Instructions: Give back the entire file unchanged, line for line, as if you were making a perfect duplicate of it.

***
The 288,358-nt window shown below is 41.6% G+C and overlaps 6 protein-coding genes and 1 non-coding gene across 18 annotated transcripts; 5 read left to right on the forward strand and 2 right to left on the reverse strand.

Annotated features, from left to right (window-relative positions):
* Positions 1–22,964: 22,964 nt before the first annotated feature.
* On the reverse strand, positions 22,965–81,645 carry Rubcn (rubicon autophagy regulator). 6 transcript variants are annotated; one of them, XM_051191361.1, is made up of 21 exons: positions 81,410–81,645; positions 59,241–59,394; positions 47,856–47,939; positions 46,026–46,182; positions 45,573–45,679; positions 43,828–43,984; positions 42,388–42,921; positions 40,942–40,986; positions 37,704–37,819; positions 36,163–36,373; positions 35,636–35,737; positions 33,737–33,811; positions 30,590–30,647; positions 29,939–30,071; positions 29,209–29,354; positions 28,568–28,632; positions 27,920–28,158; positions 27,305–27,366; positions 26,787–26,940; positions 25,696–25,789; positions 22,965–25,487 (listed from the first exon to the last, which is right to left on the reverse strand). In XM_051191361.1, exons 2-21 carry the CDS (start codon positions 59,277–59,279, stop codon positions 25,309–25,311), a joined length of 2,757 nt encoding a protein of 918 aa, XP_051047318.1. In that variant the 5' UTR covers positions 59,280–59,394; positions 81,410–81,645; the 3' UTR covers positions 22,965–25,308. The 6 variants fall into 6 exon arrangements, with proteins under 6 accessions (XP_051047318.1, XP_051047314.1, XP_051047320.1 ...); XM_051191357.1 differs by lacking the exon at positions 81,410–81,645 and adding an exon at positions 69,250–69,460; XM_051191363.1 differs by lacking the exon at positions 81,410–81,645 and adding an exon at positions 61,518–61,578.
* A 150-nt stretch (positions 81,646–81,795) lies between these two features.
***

The 288,358-nt window shown below is 41.6% G+C and overlaps 6 protein-coding genes and 1 non-coding gene across 18 annotated transcripts; 5 read left to right on the forward strand and 2 right to left on the reverse strand.

Annotated features, from left to right (window-relative positions):
* Positions 1–22,964: 22,964 nt before the first annotated feature.
* On the reverse strand, positions 22,965–81,645 carry Rubcn (rubicon autophagy regulator). 6 transcript variants are annotated; one of them, XM_051191361.1, is made up of 21 exons: positions 81,410–81,645; positions 59,241–59,394; positions 47,856–47,939; positions 46,026–46,182; positions 45,573–45,679; positions 43,828–43,984; positions 42,388–42,921; positions 40,942–40,986; positions 37,704–37,819; positions 36,163–36,373; positions 35,636–35,737; positions 33,737–33,811; positions 30,590–30,647; positions 29,939–30,071; positions 29,209–29,354; positions 28,568–28,632; positions 27,920–28,158; positions 27,305–27,366; positions 26,787–26,940; positions 25,696–25,789; positions 22,965–25,487 (listed from the first exon to the last, which is right to left on the reverse strand). In XM_051191361.1, exons 2-21 carry the CDS (start codon positions 59,277–59,279, stop codon positions 25,309–25,311), a joined length of 2,757 nt encoding a protein of 918 aa, XP_051047318.1. In that variant the 5' UTR covers positions 59,280–59,394; positions 81,410–81,645; the 3' UTR covers positions 22,965–25,308. The 6 variants fall into 6 exon arrangements, with proteins under 6 accessions (XP_051047318.1, XP_051047314.1, XP_051047320.1 ...); XM_051191357.1 differs by lacking the exon at positions 81,410–81,645 and adding an exon at positions 69,250–69,460; XM_051191363.1 differs by lacking the exon at positions 81,410–81,645 and adding an exon at positions 61,518–61,578.
* A 150-nt stretch (positions 81,646–81,795) lies between these two features.